Sunday, April 11, 2010

Missing the point

Hmm. Given that the third graf includes this sentence:

Along with the president, the 97 dead included the army chief of staff, the head of the National Security Office, the national bank president, the deputy foreign minister, the deputy parliament speaker, the civil rights commissioner and members of parliament.

... you think maybe "key figures of Poland's recent past" is missing the point just a little bit?

You can see where the hed writer is going. The story's been in play since early Saturday, so a first-cycle hed risks looking stale. And international stories (the sort of thing that one memorable glasshole used to call "that Mideast trivia") are subject to particular scrutiny: mere facts often aren't good enough without some Context®. But this one seems really off the mark; it's as if Poland wouldn't be front-worthy on the strength of its present.*

The Freep chose a different way of grabbing for context without looking in the bag first. "Worst disaster since WWII" has the advantage of coming straight from an AP story used in the staff/wire rewrite on 1A:

Thousands of people, many in tears, placed candles and flowers at the presidential palace in central Warsaw. Many called the crash Poland's worst disaster since World War II.

After a statement that stark, a news story will usually circle back in a few grafs with some support: an indication of how many people make up "many," for example, or what events they're understanding this in the context of. The AP story never does -- and in the five columns the Freep devotes to the story inside the paper, the idea vanishes entirely. We're left with no way of knowing whether the context sheds any light at all on the subject, let alone whether it sheds the right kind of light.

All that aside: Hey, at least this rated a separate 1A story at some papers. At others, it barely managed a 1A reefer, and at a couple of once-notable regional powerhouses (that'll be you, Louisville, and you, Des Moines), it doesn't even get a mention.** The Eagle and the Freep would have done better by playing the story straighter, but they did have the good sense to recognize a major story when it jumped up at them.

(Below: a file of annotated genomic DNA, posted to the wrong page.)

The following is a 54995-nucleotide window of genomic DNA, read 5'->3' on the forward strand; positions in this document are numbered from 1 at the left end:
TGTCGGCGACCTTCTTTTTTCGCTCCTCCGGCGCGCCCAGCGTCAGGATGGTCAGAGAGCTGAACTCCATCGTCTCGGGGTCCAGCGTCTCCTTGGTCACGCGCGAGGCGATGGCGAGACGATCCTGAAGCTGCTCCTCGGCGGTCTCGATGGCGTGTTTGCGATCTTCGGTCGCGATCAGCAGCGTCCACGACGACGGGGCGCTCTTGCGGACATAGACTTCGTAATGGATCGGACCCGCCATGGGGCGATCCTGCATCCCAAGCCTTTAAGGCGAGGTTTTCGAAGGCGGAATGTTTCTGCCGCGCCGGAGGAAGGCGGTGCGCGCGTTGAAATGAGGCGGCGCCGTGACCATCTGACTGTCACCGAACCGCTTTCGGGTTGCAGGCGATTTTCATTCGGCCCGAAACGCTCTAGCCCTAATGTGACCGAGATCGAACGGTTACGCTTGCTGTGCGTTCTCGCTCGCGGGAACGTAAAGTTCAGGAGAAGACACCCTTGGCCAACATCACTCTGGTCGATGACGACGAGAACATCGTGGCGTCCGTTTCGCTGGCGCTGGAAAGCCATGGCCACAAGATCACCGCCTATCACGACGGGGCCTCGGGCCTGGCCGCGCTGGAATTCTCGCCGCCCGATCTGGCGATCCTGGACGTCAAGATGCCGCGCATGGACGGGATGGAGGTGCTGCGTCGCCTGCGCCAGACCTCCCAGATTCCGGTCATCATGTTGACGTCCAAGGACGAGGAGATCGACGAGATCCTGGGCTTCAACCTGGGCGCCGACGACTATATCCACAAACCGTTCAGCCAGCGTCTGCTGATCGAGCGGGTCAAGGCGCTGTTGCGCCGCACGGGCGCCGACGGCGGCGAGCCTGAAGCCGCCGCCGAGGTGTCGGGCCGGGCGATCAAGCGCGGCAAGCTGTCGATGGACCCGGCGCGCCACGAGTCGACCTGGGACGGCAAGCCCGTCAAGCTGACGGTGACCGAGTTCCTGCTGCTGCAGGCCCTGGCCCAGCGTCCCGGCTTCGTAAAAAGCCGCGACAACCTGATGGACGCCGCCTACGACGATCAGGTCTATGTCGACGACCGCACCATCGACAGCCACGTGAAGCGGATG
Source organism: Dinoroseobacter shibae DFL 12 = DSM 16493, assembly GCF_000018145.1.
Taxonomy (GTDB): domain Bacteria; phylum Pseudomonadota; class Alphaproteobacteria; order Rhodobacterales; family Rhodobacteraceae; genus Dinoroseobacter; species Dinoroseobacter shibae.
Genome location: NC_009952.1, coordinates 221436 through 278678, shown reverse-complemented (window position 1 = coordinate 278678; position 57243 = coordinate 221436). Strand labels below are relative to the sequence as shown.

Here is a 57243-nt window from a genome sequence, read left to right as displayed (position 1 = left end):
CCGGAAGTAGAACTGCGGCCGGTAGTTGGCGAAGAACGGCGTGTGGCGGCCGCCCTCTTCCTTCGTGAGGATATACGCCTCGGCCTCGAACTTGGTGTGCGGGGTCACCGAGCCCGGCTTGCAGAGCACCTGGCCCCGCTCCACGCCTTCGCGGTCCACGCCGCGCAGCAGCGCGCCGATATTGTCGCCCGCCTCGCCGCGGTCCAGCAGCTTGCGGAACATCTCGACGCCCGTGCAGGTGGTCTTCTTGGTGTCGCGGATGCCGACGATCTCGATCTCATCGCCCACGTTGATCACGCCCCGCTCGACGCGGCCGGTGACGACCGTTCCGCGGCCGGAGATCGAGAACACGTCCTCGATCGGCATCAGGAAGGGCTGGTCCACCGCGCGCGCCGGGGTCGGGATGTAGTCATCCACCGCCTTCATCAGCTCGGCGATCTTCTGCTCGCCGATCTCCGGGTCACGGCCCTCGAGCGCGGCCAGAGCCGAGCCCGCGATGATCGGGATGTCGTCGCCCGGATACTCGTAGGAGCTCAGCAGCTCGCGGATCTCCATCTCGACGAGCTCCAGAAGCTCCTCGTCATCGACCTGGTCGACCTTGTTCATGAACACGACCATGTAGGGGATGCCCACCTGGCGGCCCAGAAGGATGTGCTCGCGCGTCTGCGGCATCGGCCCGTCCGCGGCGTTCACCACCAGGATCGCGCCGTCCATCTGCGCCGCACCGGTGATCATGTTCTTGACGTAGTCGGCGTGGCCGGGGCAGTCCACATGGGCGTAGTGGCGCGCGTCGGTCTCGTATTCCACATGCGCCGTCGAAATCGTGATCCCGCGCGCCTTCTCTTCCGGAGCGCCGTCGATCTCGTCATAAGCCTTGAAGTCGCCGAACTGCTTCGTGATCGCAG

* How key these figures are, and what constitutes the recent past, are other questions. The exile government had its important moments, but by 1989-90 it was really more an unusual artifact of World War II than anything else.
** For the Fox readership, of course, it serves a different purpose, evidenced by this comment on a folo: "
If this had happed to Air Force One it wouldn't have been a tragedy, it would have been a cause for celebration."

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Blogger John Cowan said...

In a Polish context, "recent past" means "since 1945", or arguably "since 1918". This is a country whose national anthem (itself fairly recent, dating only to the Napoleonic Wars) begins "Poland has not yet perished, so long as we still live." I bet the Poles are singing it a lot just now.

12:49 PM, April 11, 2010  
Blogger fev said...

Being from the part of the country where 1865 is the "recent past," I'm cool with flexible definitions of that idea. But the recent past still seems a strange thing to emphasize in a crash that killed the current head of state and a number of other incumbent leaders.

1:04 PM, April 11, 2010  
Blogger John Cowan said...

Well, as you say, it's a second-day head.

But yeah, there is a resemblance between "Poland has not yet perished" (written when there was no Polish state) and "The South'll rise again." Here's the first verse and chorus, just to give you an idea:

Poland has not yet perished,
So long as we still live;
What foreigners have seized,
We at saber-point shall retrieve.

March, march, Dąbrowski,
From Italy to Poland,
Under your leadership
Let's now unite the nation.

4:34 PM, April 11, 2010  

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